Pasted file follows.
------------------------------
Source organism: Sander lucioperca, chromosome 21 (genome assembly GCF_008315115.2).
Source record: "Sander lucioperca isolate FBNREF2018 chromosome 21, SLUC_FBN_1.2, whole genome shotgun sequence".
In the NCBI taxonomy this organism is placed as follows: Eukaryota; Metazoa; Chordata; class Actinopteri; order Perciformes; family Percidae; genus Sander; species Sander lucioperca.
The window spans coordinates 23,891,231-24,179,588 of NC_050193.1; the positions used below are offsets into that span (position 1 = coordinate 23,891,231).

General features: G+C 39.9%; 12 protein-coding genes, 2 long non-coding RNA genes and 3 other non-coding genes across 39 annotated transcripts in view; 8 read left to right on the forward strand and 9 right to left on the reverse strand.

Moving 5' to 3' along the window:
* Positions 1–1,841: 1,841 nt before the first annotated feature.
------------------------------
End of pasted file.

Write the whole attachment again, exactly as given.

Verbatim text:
Source organism: Sander lucioperca, chromosome 21 (genome assembly GCF_008315115.2).
Source record: "Sander lucioperca isolate FBNREF2018 chromosome 21, SLUC_FBN_1.2, whole genome shotgun sequence".
In the NCBI taxonomy this organism is placed as follows: Eukaryota; Metazoa; Chordata; class Actinopteri; order Perciformes; family Percidae; genus Sander; species Sander lucioperca.
The window spans coordinates 23,891,231-24,179,588 of NC_050193.1; the positions used below are offsets into that span (position 1 = coordinate 23,891,231).

General features: G+C 39.9%; 12 protein-coding genes, 2 long non-coding RNA genes and 3 other non-coding genes across 39 annotated transcripts in view; 8 read left to right on the forward strand and 9 right to left on the reverse strand.

Moving 5' to 3' along the window:
* Positions 1–1,841: 1,841 nt before the first annotated feature.